Chad Reaching Out to Women in Chad

    

Reaching Out to Women in Chad

There is a gender dividing line in education in Chad. (see chart 1 below). Fewer women are able to reach higher levels of educational attainment, or any education at all.  

Chadian women also face cultural and social challenges. For example, Chad has one of the highest rates of under-age marriage in the world. [1]  Integrated Regional Information Networks (IRIN) reports that domestic violence against women is common even though it is prohibited by law. 

While female genital mutilation/cutting (FGM/C) is also prohibited, a 2004 government report by the National Institute of Statistics, Economic and Demographic Studies claimed that 45 percent of local women had undergone FGM/C. [2]  In rural areas, women tend to be confined to traditional roles and perform most agricultural labor. The country has a high maternal mortality rate, with 1,100 women dying in childbirth out of 100,000. Only 16 percent of births are assisted by a skilled attendant.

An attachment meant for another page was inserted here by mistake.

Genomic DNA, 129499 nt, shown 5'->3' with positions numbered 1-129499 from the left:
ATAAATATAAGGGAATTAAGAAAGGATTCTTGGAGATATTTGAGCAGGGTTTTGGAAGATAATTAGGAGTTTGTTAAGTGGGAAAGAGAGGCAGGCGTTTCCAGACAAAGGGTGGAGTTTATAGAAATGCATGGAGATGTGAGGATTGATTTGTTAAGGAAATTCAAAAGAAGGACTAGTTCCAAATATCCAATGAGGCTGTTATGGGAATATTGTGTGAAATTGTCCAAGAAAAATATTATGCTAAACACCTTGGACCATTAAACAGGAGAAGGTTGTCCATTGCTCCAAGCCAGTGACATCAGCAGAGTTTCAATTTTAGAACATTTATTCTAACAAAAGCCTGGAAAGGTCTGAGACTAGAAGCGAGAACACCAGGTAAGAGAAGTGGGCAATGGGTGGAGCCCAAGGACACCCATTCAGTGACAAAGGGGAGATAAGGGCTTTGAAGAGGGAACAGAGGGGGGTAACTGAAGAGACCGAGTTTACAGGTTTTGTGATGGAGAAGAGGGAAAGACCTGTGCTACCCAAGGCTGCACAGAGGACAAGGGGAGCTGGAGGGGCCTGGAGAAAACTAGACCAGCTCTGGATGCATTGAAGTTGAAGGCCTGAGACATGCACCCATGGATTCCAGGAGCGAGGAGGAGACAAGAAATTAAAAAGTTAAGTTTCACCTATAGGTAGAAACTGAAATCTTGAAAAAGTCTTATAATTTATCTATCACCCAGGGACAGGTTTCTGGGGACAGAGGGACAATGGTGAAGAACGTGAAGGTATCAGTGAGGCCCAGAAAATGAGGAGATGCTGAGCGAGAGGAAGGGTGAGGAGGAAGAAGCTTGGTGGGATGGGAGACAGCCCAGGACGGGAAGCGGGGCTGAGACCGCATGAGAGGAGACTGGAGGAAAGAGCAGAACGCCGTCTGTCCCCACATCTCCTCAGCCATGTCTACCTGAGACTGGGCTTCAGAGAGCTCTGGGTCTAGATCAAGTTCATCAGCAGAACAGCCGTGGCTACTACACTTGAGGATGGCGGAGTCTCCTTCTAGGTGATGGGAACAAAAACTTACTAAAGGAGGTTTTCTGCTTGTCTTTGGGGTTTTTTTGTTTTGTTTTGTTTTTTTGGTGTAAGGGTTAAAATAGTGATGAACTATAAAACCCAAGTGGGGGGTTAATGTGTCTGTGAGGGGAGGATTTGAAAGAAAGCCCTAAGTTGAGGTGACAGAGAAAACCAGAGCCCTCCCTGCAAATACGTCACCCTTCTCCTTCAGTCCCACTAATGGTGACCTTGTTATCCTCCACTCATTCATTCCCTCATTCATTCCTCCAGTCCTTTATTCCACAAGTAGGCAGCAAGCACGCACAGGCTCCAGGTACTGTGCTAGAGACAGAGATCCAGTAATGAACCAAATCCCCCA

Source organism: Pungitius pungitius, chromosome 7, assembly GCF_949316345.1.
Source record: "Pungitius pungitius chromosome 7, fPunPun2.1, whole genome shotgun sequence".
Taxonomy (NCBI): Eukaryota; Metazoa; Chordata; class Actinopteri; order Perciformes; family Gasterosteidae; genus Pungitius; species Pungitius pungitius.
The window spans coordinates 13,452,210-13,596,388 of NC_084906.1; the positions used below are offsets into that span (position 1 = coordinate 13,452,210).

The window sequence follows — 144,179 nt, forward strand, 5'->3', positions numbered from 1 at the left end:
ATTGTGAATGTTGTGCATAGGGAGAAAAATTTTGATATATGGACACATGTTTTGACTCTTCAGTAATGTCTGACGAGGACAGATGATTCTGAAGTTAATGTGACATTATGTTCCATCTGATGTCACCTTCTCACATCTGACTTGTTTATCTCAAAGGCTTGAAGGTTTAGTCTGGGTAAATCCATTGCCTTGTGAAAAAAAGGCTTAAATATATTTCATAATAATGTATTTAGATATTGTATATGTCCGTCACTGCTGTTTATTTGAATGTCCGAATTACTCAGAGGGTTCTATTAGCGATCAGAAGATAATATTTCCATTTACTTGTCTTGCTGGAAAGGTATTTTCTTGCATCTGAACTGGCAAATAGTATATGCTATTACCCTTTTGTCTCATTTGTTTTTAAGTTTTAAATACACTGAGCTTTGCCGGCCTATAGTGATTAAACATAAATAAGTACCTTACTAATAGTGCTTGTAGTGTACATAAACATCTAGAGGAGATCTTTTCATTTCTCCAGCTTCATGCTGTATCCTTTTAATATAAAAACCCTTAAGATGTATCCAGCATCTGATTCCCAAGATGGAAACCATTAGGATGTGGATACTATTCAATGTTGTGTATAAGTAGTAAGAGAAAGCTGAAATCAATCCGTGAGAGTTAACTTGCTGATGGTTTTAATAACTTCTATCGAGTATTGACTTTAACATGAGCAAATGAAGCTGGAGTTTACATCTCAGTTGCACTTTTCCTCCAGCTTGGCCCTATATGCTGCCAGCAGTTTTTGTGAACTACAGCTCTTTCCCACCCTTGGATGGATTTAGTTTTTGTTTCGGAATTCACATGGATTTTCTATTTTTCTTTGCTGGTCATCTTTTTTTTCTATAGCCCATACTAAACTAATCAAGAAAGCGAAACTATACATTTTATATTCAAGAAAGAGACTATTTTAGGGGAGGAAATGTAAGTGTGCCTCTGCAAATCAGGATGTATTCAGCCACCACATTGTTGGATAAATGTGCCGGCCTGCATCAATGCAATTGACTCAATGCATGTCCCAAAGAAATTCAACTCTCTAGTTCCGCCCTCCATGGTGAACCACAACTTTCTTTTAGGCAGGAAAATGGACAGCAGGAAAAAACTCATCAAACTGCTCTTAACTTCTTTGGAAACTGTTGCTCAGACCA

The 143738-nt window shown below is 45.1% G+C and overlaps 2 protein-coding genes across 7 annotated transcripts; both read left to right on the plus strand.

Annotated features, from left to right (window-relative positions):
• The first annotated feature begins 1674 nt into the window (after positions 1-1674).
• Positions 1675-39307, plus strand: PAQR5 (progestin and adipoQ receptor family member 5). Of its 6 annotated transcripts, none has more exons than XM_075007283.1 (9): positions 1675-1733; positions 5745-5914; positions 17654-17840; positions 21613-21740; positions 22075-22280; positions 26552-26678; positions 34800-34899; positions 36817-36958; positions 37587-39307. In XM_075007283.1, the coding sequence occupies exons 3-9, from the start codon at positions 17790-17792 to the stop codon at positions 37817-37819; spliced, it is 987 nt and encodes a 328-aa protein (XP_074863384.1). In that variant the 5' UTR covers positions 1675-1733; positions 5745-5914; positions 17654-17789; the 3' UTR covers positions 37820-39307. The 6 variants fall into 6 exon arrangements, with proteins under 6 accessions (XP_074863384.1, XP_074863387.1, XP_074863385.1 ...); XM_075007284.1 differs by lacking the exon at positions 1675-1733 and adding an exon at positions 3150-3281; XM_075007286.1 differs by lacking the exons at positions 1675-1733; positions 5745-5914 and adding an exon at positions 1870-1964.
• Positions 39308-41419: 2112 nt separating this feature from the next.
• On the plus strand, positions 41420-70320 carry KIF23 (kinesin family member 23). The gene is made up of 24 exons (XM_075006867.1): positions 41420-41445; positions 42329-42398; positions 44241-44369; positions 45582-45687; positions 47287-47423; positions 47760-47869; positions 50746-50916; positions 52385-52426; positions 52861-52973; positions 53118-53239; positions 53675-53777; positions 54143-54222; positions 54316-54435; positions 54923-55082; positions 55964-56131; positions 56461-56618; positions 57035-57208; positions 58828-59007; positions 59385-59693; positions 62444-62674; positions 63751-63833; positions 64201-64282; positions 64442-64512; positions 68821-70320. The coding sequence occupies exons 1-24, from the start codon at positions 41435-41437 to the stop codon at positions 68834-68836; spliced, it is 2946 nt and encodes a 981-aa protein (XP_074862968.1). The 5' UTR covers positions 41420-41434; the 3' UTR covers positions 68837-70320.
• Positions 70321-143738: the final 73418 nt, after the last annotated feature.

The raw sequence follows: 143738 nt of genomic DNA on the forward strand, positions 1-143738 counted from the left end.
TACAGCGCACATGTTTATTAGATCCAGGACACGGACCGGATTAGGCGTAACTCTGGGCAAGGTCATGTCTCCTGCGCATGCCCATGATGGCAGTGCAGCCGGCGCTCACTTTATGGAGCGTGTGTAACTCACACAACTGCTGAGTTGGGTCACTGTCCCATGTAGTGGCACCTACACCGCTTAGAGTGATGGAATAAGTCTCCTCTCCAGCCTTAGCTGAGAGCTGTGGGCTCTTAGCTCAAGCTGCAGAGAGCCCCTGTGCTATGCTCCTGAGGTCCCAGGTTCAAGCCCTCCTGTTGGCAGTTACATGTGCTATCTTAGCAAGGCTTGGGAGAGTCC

Chart 1


This has a direct effect on women's access to information and rates of use of media and ICTs.  Twenty one percent of women surveyed in 2009 said they have access to a TV at home and an equal proportion said they watch television weekly.

Twice the proportion of men than those who claim to have household access to TVs report weekly TV viewership.
 
With men however, proportion of those who view televsion weekly is double that of those men who said they have access to a television at home. This could signify greater mobility and access outside the home that men have to televisions (compare chart 2 and 3  below for access and TV viewership).

 

Chart 2

According to Internews, “Women say they seldom have the opportunity to listen to the radio because their husbands control what is listened to and will take the radio with them when they leave the house.”  [3]  If one compares radio access between men and women (see chart 2), their access is nearly equal. However, the proportion of women who say they listen to radio weekly is much lower than those who say they have household access to one (73 percent weekly listenership versus 89 percent household access, chart 3).